​But reluctance crept in and it manifested itself most when two marks were claimed, by Jarlath Óg Burns and Campbell, that went backwards. Difficult kicks distance-wise, but why not have a go?

A raft of other shots came up short. McGeeney recalled a Conaty effort that was half-blocked when the gap was four points, sensing that as a turning point. But there was no real fork in the road. Donegal just did what they had done against Tyrone. They persisted in a way that resonated with their manager.

“The fact we were four points down in a massive game and were able to respond, that’s the big one for us. They’ve done that a few times now,” he said.

They were locked at 0-15 each at the end of normal time, but rather than dip, as teams generally do in extra-time, they both opened up more. Certainly, 10 points suggested renewed energy.

Again, Armagh forged ahead, 0-18 to 0-17, at the end of the first period and then by 0-20 to 0-18 through Oisín O’Neill and Aidan Nugent, who had added spark on his introduction,

But Donegal had relentless runners all evening and eventually Dara Ó Baoill and Odhran Doherty, with a score just as audacious as Niall O’Donnell’s first, brought it level again.

In an interview on the big screen beforehand, Armagh’s Paddy Burns, asked about his team’s prospects, replied with a question, ‘If not now, when?’

It never feels more relevant than now.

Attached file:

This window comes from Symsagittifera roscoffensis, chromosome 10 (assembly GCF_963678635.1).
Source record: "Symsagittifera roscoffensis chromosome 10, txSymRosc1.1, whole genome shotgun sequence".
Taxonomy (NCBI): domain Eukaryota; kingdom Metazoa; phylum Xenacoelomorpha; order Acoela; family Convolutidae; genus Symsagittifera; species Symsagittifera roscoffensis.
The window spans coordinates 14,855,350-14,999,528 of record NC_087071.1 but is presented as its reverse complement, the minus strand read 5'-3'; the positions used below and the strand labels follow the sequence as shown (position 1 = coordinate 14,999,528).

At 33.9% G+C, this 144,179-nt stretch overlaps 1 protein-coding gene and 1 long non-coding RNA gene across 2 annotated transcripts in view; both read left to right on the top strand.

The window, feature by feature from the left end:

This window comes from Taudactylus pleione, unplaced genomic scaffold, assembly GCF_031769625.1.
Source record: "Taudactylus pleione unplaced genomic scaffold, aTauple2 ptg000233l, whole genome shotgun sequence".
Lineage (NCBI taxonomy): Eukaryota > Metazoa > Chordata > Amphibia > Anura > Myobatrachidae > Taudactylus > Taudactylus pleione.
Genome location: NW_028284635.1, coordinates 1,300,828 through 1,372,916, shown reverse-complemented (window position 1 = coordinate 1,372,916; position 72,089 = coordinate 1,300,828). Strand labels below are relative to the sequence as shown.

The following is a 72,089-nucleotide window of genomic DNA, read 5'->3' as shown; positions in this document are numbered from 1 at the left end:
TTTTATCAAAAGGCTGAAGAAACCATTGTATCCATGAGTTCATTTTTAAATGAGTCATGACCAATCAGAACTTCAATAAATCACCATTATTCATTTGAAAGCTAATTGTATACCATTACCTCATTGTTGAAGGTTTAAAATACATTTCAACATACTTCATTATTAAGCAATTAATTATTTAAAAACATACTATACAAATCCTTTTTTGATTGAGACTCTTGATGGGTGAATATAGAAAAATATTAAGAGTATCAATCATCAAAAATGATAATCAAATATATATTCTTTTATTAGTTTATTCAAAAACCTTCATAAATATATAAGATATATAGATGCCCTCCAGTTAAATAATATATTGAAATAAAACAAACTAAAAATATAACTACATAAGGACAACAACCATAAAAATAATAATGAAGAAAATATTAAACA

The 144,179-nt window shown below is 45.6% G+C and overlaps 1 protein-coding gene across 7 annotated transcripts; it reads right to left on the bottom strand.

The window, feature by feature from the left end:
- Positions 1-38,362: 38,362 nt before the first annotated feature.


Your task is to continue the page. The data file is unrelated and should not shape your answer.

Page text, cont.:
Scorers – Donegal: O Gallen 0-6 (2f); N O’Donnell, S O’Donnell, P McBrearty (1f), D Ó Baoill, P Mogan 0-2 each; M Langan, J McGee, J MacCalllbhuí, O Doherty 0-1 each. Armagh: C Turbitt 0-4; A Nugent (1f) 0-3; A Murnin, O Conaty, S Campbell, B Crealey (1m) 0-2 each; R O’Neill (m), R Grugan, A Forker, O O’Neill, C Mackin 0-1 each.

Donegal: S Patton 7; M Curran 5, B McCole 7, C Moore 6; P Mogan 8, R McHugh 6, C McGonagle 7; EB Gallagher 5, J McGee 7; M Langan 7, S O’Donnell 7, C Thompson 6; D Ó Baoill 6, O Gallen 8, N O’Donnell 8. Subs: C McColgan 6 for Curran (h-t), P McBrearty 6 for Moore (42), A Doherty 6 for Ó Baoill (46), J Brennan 6 for Gallagher (55), J MacCeallbhuí 6 for Thompson (67), O Doherty 7 for Gallen (72), D O Baoill for N O’Donnell (80), C Thompson for McBrearty (87).

Armagh: B Hughes 7; P Burns 6, A McKay 7, P McGrane 6; J McElroy 6, C Mackin 7, A Forker 6; G McCabe 6, R O’Neill 7; B Crealey 7, R Grugan 8, O Conaty 7; S Campbell 8, A Murnin 7, C Turbitt 8. Subs: J Óg Burns 6 for McCabe (55), A Nugent 7 for Turbitt (67), T Kelly 6 for Forker (70+1), O O’Neill 7 for Crealey (66), J Duffy 6 for McElroy (e-t), J Hall for McGrane (79), S McPartlan for Mackin (80), C Turbitt for R O’Neill (85).

Referee: M McNally (Monaghan)